Two items caught our eyes this morning, spaced one immediately above the other on the front page of the on-line version of today’s New York Times: “South Korea and US Begin Drills” and above it a news analysis piece titled “Talk of ‘Preventive War’ Rises in White House Over North Korea.”
While tensions appear to have eased somewhat since North Korean leader Kim Jong-un said that he would watch and wait before firing missiles near Guam, North Korea could still use these drills as a pretext for a new cycle of escalation. For what is viewed as a routine annual joint military exercise by the United States and South Korea is viewed as anything but routine (or defensive) by North Korea. The exercises that began today will last 11 days, and involve a total of nearly 70,000 allied soldiers.
At such a delicate moment, Trump Administration talk of preventive war seems rash, provocative, and potentially self-defeating. (Preventive war describes a conflict that a stronger power starts to defeat a weaker rival and is widely considered illegal under international legal conventions. In comparison, a pre-emptive strike involves attacking first when an imminent attack is detected.) As the Times’ Talk of ‘Preventive War article notes: “Mr. Trump’s top national security officials seem to be trying to walk a fine line, stopping short of the kind of bald threats that the president has issued in tweets but making clear he is ready to wield a big stick … And yet the military options he has so openly threatened may prove hollow.”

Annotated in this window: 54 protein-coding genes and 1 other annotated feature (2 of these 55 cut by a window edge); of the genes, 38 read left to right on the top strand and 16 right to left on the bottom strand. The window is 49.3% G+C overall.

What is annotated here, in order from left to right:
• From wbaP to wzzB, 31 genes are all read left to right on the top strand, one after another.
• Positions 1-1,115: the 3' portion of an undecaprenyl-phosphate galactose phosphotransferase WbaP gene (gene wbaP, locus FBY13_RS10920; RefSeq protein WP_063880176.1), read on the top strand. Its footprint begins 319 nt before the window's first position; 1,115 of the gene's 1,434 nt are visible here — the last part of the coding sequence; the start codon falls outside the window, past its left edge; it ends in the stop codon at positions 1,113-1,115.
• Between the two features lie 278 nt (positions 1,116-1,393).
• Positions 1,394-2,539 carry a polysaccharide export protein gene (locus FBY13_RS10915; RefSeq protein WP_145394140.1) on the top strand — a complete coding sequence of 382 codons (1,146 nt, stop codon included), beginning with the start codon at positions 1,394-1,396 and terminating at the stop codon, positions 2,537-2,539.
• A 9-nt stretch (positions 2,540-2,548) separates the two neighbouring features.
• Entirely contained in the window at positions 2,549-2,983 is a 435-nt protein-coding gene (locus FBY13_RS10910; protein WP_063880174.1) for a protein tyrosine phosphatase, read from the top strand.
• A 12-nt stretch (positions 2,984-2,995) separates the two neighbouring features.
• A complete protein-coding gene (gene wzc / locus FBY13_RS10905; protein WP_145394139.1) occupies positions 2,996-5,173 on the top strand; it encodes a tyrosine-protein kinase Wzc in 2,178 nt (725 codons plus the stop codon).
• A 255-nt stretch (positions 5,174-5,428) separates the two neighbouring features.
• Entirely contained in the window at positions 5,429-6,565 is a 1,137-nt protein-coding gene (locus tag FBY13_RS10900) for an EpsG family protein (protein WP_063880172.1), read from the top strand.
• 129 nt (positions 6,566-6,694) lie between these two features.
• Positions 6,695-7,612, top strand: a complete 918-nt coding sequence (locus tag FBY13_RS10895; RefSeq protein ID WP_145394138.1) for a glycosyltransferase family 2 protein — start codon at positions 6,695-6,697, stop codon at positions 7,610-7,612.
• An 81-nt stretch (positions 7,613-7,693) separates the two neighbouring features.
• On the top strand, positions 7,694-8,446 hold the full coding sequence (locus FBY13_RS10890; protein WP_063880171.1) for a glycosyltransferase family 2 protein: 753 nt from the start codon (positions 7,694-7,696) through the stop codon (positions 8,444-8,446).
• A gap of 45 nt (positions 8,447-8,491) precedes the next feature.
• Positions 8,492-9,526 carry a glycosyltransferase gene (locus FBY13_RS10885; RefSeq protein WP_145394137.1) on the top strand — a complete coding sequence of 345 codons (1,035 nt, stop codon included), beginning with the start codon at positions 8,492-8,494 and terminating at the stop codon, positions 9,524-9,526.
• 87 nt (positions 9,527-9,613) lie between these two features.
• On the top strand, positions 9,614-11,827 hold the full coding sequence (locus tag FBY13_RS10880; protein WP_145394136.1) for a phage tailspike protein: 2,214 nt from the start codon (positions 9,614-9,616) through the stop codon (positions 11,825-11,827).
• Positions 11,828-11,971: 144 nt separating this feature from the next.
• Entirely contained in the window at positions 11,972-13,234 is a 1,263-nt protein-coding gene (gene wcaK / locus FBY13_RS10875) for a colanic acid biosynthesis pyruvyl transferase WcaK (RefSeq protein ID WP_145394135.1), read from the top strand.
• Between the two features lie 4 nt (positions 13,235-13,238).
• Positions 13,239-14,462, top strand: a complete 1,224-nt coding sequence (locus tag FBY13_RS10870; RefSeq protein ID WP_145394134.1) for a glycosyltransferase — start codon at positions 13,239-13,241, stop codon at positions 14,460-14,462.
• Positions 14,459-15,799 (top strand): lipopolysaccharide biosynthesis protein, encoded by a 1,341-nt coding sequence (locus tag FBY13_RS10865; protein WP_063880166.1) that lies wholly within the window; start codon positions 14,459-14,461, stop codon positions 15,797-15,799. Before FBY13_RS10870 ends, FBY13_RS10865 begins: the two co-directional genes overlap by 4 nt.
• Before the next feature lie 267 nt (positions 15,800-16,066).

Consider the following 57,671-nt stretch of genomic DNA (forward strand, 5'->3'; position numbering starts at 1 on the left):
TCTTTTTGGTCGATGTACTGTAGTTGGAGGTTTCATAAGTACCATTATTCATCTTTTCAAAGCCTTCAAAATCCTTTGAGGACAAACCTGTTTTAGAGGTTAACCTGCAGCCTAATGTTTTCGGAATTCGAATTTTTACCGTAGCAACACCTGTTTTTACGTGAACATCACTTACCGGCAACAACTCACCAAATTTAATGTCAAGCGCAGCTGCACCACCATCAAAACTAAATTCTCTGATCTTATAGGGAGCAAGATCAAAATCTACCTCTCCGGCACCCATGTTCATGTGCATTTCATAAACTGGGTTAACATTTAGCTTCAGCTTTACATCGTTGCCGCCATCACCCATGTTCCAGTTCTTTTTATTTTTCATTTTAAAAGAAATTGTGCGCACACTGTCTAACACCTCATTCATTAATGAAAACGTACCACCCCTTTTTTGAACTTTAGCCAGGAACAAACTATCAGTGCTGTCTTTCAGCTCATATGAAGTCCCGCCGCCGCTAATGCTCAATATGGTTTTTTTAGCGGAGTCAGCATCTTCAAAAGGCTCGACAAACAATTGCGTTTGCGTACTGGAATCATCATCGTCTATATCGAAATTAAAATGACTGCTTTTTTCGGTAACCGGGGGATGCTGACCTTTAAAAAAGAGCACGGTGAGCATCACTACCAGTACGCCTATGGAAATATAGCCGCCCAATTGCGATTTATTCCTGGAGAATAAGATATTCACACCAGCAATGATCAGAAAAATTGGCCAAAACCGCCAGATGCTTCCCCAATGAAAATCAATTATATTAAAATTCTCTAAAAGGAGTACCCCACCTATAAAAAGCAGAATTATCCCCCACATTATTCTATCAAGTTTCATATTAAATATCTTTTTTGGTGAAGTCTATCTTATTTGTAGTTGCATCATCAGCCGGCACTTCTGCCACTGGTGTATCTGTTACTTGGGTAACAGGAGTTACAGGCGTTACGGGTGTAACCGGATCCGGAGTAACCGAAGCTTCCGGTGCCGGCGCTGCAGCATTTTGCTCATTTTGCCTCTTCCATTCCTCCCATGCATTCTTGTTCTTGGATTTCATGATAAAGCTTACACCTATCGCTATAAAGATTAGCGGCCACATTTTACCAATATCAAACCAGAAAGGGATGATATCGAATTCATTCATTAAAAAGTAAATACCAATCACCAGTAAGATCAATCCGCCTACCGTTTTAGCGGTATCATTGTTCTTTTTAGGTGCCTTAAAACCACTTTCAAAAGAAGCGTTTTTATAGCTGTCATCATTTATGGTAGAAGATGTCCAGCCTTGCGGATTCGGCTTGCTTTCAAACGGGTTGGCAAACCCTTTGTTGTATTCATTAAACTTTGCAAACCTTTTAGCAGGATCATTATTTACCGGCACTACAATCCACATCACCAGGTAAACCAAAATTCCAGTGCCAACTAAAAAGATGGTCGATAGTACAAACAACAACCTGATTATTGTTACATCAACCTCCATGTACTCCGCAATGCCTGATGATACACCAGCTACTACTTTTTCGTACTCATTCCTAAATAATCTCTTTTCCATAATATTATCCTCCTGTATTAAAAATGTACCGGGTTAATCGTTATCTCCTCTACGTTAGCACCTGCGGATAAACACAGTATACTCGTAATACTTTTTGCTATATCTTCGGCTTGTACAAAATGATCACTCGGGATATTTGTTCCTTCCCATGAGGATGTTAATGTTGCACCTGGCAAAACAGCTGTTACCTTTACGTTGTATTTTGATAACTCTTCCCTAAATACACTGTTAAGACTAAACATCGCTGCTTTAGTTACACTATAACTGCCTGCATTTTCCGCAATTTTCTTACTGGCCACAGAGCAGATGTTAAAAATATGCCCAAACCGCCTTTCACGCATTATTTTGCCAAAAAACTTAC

“There is no such thing as a surgical strike against North Korea,” Bruce Bennett, a North Korea expert at the RAND Corporation, said in one of its recent publications. “We don’t really know for sure where all their weapons are.’’
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